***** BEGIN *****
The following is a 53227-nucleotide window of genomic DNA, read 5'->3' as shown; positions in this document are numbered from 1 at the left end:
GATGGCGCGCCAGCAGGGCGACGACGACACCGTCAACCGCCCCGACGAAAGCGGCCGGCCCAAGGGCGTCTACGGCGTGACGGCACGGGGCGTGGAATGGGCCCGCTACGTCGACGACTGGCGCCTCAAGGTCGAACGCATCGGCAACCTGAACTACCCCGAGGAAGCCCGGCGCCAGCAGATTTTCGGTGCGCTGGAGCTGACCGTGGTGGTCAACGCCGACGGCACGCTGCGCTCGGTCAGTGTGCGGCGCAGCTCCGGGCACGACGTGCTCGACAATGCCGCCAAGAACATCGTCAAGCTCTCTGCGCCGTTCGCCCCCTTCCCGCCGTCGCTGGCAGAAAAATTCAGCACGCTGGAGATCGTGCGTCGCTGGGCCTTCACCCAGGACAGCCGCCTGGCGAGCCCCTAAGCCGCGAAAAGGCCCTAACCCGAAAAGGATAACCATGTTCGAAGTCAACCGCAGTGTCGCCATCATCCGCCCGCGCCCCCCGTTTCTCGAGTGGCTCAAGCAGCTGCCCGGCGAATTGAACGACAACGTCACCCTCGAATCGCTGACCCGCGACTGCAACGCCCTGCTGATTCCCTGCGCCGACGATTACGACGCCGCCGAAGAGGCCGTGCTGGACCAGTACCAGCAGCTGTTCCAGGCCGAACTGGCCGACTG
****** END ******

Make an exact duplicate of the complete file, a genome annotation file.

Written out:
The following is a 53227-nucleotide window of genomic DNA, read 5'->3' as shown; positions in this document are numbered from 1 at the left end:
GATGGCGCGCCAGCAGGGCGACGACGACACCGTCAACCGCCCCGACGAAAGCGGCCGGCCCAAGGGCGTCTACGGCGTGACGGCACGGGGCGTGGAATGGGCCCGCTACGTCGACGACTGGCGCCTCAAGGTCGAACGCATCGGCAACCTGAACTACCCCGAGGAAGCCCGGCGCCAGCAGATTTTCGGTGCGCTGGAGCTGACCGTGGTGGTCAACGCCGACGGCACGCTGCGCTCGGTCAGTGTGCGGCGCAGCTCCGGGCACGACGTGCTCGACAATGCCGCCAAGAACATCGTCAAGCTCTCTGCGCCGTTCGCCCCCTTCCCGCCGTCGCTGGCAGAAAAATTCAGCACGCTGGAGATCGTGCGTCGCTGGGCCTTCACCCAGGACAGCCGCCTGGCGAGCCCCTAAGCCGCGAAAAGGCCCTAACCCGAAAAGGATAACCATGTTCGAAGTCAACCGCAGTGTCGCCATCATCCGCCCGCGCCCCCCGTTTCTCGAGTGGCTCAAGCAGCTGCCCGGCGAATTGAACGACAACGTCACCCTCGAATCGCTGACCCGCGACTGCAACGCCCTGCTGATTCCCTGCGCCGACGATTACGACGCCGCCGAAGAGGCCGTGCTGGACCAGTACCAGCAGCTGTTCCAGGCCGAACTGGCCGACTG